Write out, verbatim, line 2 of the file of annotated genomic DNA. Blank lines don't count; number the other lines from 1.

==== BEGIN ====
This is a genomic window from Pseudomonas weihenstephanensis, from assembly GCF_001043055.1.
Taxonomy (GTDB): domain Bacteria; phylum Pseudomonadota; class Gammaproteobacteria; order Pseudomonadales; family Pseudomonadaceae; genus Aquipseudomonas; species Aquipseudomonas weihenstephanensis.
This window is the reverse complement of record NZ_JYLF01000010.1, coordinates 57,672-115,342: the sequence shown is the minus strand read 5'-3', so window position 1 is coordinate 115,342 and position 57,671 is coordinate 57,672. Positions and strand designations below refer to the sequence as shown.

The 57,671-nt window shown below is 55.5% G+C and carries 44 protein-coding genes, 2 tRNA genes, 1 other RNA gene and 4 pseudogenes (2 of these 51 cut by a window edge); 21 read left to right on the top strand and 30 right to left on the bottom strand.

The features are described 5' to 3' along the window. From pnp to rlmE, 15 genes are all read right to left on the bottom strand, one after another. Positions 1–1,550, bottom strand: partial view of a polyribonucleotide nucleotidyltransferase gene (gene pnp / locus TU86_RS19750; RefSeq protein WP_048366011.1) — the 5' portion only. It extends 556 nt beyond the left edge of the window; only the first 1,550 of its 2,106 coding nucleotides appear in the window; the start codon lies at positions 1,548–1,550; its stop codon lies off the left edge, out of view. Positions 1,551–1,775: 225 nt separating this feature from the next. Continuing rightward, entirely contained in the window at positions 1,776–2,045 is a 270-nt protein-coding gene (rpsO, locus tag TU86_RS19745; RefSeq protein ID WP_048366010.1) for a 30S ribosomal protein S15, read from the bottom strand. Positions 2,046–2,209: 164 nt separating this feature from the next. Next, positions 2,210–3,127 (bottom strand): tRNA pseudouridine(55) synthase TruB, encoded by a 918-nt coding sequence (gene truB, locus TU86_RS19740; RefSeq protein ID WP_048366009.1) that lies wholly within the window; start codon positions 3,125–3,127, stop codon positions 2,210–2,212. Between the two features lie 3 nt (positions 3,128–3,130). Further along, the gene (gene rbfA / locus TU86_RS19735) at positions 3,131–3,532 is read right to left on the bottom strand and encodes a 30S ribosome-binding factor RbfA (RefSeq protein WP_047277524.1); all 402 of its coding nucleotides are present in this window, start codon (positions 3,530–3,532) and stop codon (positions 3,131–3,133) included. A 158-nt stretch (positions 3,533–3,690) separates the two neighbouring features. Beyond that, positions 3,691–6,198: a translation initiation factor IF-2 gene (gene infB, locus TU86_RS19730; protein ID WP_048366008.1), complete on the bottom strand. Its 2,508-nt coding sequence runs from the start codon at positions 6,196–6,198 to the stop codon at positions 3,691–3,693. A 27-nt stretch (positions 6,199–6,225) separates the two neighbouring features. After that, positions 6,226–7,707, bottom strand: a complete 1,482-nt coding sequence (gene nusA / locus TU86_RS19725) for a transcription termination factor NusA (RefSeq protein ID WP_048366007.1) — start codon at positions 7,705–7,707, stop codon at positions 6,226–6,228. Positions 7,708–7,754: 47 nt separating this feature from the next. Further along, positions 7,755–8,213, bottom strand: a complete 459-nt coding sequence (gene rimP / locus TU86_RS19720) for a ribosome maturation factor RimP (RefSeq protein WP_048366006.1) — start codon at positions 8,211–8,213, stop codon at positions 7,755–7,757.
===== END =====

Taxonomy (GTDB): domain Bacteria; phylum Pseudomonadota; class Gammaproteobacteria; order Pseudomonadales; family Pseudomonadaceae; genus Aquipseudomonas; species Aquipseudomonas weihenstephanensis.